Sunday, April 28, 2013

2013 NFL Draft: Rounds 4-7 Packer Selections on Offense

After trading down in the 2nd round, and still getting RB Eddie Lacy, and trading out of the 3rd round all together, the Green Bay Packers had 10 selection in the final four rounds on Saturday. They did surrender a couple picks to trade up in the 4th round which gave them one more polished prospect to go along with the projects they acquired in the later rounds.

What I love every year about GM Ted Thompson's selections is that he picks a lot of players at different positions, so he keeps his depth deep at every position. The players drafted late aren't likely to become stars, but there should be some future starters and key backups here. With so many picks, I'm splitting my analysis into two posts, the first one is on the offense.

4th round, Colorado LT David Bakhtiari. There's been a lot written recently about how LT Marshall Newhouse shouldn't be viewed as the starter of the future. While he did improve in 2012, he also showed his size limitations (he's short for a LT) and doesn't have quite enough strength and/or size. The team probably views Sherrod and Bulaga as the future at tackle, but they do need to improve their depth so they're not forced to rely on the poor tandem of Newhouse and RT Don Barclay as Plan B. There's a lot to like about Bakhtiari, he was a starter after his redshirt freshman season and he ended up with 33 career starts before leaving school early. He's got the big frame of a left tackle and he could still put some more bulk on it. He was told by the NFL advisory board that he was a likely 2nd or 3rd round selection, but I think he fell to the 4th round because not a lot of people saw Colorado's awful team last season. I wouldn't be surprised to see him in the mix at left tackle soon but he could play on the right side too.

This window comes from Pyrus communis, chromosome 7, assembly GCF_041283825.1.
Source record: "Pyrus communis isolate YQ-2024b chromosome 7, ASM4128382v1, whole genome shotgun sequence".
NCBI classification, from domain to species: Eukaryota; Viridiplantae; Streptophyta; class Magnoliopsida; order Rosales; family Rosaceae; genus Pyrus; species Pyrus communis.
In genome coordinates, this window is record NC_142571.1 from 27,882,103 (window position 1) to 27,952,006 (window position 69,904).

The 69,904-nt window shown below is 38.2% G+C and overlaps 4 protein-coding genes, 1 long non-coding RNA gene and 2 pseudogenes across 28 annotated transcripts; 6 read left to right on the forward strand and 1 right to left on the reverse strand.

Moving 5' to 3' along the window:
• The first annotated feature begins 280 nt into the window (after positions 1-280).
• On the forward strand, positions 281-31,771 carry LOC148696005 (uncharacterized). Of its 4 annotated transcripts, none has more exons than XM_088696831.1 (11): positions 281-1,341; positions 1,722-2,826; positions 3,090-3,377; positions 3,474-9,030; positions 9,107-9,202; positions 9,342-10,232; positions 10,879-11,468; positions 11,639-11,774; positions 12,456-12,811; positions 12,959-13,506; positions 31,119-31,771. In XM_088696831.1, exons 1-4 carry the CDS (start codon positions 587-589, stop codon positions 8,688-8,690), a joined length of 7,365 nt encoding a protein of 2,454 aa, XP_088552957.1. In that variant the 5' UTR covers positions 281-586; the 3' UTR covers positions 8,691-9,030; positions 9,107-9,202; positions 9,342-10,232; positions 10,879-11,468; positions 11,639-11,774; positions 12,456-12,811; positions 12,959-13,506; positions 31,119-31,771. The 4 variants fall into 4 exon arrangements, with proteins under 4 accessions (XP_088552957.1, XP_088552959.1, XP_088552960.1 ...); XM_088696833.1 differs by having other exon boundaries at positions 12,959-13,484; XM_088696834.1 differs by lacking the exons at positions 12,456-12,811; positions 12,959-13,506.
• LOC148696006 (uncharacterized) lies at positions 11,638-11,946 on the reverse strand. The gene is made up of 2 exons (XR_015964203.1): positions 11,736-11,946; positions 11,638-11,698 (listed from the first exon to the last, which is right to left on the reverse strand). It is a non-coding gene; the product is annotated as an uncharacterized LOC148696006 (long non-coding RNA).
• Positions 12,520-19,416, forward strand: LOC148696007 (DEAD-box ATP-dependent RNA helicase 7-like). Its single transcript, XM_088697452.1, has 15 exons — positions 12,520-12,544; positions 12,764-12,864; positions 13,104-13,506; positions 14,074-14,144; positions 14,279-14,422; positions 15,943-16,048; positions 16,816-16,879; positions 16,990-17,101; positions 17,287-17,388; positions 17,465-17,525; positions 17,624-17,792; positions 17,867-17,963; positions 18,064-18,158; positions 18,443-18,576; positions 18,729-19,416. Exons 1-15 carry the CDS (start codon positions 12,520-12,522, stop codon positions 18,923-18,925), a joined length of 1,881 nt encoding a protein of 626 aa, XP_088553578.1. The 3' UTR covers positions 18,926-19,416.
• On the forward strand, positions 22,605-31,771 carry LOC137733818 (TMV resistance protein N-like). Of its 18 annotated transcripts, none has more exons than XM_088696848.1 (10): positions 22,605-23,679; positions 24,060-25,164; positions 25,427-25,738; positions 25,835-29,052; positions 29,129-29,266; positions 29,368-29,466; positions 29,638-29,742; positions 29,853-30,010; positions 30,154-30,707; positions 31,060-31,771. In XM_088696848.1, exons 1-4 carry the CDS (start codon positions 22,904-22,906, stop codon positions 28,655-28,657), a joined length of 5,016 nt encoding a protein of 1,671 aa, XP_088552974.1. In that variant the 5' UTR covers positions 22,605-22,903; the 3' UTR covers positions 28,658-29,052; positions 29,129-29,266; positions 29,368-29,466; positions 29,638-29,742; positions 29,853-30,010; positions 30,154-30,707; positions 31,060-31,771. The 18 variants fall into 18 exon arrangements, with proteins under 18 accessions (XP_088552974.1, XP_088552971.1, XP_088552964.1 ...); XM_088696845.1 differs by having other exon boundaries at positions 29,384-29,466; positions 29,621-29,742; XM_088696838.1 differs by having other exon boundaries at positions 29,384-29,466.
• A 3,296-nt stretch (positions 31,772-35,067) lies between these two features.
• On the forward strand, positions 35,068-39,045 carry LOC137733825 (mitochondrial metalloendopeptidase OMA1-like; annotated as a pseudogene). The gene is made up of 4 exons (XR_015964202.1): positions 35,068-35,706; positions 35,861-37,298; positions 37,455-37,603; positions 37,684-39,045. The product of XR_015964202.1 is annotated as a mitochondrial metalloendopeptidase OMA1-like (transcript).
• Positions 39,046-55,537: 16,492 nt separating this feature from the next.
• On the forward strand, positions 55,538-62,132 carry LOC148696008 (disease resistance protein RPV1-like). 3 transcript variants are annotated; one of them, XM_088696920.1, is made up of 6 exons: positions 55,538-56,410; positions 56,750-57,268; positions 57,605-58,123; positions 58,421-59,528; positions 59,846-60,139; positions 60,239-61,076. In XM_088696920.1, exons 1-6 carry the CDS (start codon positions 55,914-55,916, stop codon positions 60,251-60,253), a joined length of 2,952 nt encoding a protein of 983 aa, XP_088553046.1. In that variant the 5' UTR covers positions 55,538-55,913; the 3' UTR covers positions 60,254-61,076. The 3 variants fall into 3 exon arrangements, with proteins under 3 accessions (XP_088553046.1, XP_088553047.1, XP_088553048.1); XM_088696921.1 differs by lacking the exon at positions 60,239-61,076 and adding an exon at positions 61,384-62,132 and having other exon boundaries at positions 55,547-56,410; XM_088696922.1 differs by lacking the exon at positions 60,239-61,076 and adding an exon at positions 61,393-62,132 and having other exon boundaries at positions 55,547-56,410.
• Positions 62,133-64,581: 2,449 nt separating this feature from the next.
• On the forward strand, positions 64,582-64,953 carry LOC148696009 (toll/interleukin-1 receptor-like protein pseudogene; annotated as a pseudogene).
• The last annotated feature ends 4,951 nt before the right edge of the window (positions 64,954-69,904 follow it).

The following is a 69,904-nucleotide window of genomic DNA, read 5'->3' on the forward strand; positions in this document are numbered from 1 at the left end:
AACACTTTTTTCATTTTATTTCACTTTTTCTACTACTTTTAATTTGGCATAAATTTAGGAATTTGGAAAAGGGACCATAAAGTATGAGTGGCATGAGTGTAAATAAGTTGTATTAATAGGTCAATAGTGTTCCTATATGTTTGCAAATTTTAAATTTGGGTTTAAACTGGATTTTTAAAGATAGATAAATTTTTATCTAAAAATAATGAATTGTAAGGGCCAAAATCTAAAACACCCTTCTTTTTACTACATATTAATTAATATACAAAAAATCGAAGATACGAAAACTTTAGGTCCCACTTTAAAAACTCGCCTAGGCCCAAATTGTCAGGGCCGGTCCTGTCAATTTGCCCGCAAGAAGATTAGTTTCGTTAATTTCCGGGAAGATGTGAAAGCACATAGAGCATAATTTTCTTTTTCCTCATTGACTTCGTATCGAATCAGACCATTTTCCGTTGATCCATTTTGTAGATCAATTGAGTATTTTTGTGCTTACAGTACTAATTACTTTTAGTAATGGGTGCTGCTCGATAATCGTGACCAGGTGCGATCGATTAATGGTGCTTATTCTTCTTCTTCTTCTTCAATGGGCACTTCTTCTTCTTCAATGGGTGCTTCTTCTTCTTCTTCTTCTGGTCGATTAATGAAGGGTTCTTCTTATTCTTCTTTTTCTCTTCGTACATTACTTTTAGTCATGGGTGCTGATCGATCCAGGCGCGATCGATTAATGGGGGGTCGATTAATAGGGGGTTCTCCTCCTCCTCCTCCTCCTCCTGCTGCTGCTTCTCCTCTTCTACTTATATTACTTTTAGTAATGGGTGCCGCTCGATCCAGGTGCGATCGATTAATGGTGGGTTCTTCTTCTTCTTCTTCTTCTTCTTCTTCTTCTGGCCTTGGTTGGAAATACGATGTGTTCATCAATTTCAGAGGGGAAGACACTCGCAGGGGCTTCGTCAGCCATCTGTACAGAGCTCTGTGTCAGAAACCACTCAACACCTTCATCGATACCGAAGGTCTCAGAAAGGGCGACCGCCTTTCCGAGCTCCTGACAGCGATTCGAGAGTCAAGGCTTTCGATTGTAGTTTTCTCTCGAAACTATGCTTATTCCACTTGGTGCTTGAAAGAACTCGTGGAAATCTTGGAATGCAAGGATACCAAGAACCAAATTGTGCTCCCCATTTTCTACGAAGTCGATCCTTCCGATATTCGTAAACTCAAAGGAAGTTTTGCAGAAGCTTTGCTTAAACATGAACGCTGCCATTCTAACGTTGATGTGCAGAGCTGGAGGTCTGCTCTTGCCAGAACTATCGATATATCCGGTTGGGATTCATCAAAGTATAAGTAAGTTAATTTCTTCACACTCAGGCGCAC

4th round, Cornell OT J.C. Tretter. I'd been hoping the Packers would select one of the top centers available, but instead they'll convert an Ivy League tackle. It hasn't been announced that Tretter will switch to center, but it seems pretty obvious. The knock on him is that he doesn't have the size or length to play at tackle and he was going to have to move inside in the NFL. He's a former tight end who's quick and flexible and he has better size (6-4 height, 33 3/8" arm length) than many college centers.

4th round, UCLA RB Johnathan Franklin. They traded up to grab the player that was viewed as the No. 2 RB pre-draft. Obviously NFL teams thought otherwise, but the Packers made the move up because they did see his value. He's got the speed and quickness while Lacy has the size and strength, but the Packers haven't used a rotation at back in recent years. Maybe they would have if injuries and ineffectiveness hadn't gotten in the way. Franklin had some big question marks (6 fumbles in 2011) that he seemed to have overcome in 2012, but he doesn't look like an every down back due to his smaller size which is maybe why he fell in the draft. The Packers ended the 2012 season with former practice squad RB DeJuan Harris as arguably their best back, so more talent in the backfield can't hurt.

7th round wide receivers, Grand Valley St.'s Charles Johnson and Maryland's Kevin Dorsey. While the Packers haven't shied away from undrafted wide receivers, they usually draft wide receivers in the early rounds, so Johnson and Dorsey are some new ground for Ted Thompson. The two receivers were almost drafted back-to-back which is appropriate because they look very similar (6-2 height with good hands). The Packers lost two receivers this offseason so depth at the position was necessary, but Johnson and Dorsey were selected based on potential, not college performance.

It's an unknown whether these's players will succeed in the NFL, but the Packers addressed the positions where they lost depth (wide receiver) and where they needed better depth (offensive line, running back). I see the potential in all three players they selected in the 4th round, and they all could become involved in the offense as soon as this season.

No comments: